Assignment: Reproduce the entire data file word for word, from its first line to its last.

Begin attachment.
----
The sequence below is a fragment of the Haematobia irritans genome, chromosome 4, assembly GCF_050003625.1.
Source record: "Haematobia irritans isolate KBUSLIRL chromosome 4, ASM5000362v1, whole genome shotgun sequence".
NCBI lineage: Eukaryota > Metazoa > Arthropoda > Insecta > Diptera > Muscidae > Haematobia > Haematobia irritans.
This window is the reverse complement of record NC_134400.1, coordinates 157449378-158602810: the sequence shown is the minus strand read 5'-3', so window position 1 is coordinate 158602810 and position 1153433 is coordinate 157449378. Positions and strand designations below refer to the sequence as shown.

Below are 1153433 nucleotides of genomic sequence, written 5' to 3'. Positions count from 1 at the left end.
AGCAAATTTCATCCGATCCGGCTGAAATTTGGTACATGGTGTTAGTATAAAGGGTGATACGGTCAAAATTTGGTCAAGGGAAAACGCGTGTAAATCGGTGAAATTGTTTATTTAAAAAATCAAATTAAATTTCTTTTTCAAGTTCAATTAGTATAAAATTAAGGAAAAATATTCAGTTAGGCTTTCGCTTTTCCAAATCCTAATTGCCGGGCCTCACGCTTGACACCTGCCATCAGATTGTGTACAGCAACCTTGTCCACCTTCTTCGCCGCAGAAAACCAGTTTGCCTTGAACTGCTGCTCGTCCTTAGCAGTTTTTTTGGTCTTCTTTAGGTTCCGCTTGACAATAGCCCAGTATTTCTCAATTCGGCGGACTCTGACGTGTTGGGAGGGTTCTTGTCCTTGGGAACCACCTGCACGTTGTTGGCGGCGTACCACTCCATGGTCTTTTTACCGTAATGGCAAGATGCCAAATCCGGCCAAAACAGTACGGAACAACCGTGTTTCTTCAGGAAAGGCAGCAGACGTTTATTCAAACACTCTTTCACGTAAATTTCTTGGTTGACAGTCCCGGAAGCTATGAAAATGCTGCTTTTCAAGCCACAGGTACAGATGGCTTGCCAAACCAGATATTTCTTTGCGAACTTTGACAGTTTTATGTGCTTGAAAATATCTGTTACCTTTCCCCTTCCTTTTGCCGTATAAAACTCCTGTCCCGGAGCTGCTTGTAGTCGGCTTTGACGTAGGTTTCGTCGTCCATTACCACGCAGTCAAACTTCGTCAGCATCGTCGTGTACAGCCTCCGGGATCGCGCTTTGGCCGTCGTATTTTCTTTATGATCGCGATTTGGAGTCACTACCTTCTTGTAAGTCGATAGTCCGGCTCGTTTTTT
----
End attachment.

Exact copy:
The sequence below is a fragment of the Haematobia irritans genome, chromosome 4, assembly GCF_050003625.1.
Source record: "Haematobia irritans isolate KBUSLIRL chromosome 4, ASM5000362v1, whole genome shotgun sequence".
NCBI lineage: Eukaryota > Metazoa > Arthropoda > Insecta > Diptera > Muscidae > Haematobia > Haematobia irritans.
This window is the reverse complement of record NC_134400.1, coordinates 157449378-158602810: the sequence shown is the minus strand read 5'-3', so window position 1 is coordinate 158602810 and position 1153433 is coordinate 157449378. Positions and strand designations below refer to the sequence as shown.

Below are 1153433 nucleotides of genomic sequence, written 5' to 3'. Positions count from 1 at the left end.
AGCAAATTTCATCCGATCCGGCTGAAATTTGGTACATGGTGTTAGTATAAAGGGTGATACGGTCAAAATTTGGTCAAGGGAAAACGCGTGTAAATCGGTGAAATTGTTTATTTAAAAAATCAAATTAAATTTCTTTTTCAAGTTCAATTAGTATAAAATTAAGGAAAAATATTCAGTTAGGCTTTCGCTTTTCCAAATCCTAATTGCCGGGCCTCACGCTTGACACCTGCCATCAGATTGTGTACAGCAACCTTGTCCACCTTCTTCGCCGCAGAAAACCAGTTTGCCTTGAACTGCTGCTCGTCCTTAGCAGTTTTTTTGGTCTTCTTTAGGTTCCGCTTGACAATAGCCCAGTATTTCTCAATTCGGCGGACTCTGACGTGTTGGGAGGGTTCTTGTCCTTGGGAACCACCTGCACGTTGTTGGCGGCGTACCACTCCATGGTCTTTTTACCGTAATGGCAAGATGCCAAATCCGGCCAAAACAGTACGGAACAACCGTGTTTCTTCAGGAAAGGCAGCAGACGTTTATTCAAACACTCTTTCACGTAAATTTCTTGGTTGACAGTCCCGGAAGCTATGAAAATGCTGCTTTTCAAGCCACAGGTACAGATGGCTTGCCAAACCAGATATTTCTTTGCGAACTTTGACAGTTTTATGTGCTTGAAAATATCTGTTACCTTTCCCCTTCCTTTTGCCGTATAAAACTCCTGTCCCGGAGCTGCTTGTAGTCGGCTTTGACGTAGGTTTCGTCGTCCATTACCACGCAGTCAAACTTCGTCAGCATCGTCGTGTACAGCCTCCGGGATCGCGCTTTGGCCGTCGTATTTTCTTTATGATCGCGATTTGGAGTCACTACCTTCTTGTAAGTCGATAGTCCGGCTCGTTTTTT